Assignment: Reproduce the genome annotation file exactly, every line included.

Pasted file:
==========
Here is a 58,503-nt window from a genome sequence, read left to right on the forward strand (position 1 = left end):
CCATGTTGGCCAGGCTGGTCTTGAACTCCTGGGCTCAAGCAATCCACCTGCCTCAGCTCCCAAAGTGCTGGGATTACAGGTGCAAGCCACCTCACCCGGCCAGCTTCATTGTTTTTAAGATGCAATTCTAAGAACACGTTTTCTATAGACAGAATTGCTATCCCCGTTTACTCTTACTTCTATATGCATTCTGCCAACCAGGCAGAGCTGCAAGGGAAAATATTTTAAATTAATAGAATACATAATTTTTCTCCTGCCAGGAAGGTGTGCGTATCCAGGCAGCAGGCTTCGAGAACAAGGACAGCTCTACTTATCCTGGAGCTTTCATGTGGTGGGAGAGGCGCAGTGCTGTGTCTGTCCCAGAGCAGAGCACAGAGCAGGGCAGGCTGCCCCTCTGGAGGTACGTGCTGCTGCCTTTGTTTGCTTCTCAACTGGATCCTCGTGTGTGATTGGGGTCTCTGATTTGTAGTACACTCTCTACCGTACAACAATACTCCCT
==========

Here is a 58,503-nt window from a genome sequence, read left to right on the forward strand (position 1 = left end):
CCATGTTGGCCAGGCTGGTCTTGAACTCCTGGGCTCAAGCAATCCACCTGCCTCAGCTCCCAAAGTGCTGGGATTACAGGTGCAAGCCACCTCACCCGGCCAGCTTCATTGTTTTTAAGATGCAATTCTAAGAACACGTTTTCTATAGACAGAATTGCTATCCCCGTTTACTCTTACTTCTATATGCATTCTGCCAACCAGGCAGAGCTGCAAGGGAAAATATTTTAAATTAATAGAATACATAATTTTTCTCCTGCCAGGAAGGTGTGCGTATCCAGGCAGCAGGCTTCGAGAACAAGGACAGCTCTACTTATCCTGGAGCTTTCATGTGGTGGGAGAGGCGCAGTGCTGTGTCTGTCCCAGAGCAGAGCACAGAGCAGGGCAGGCTGCCCCTCTGGAGGTACGTGCTGCTGCCTTTGTTTGCTTCTCAACTGGATCCTCGTGTGTGATTGGGGTCTCTGATTTGTAGTACACTCTCTACCGTACAACAATACTCCCT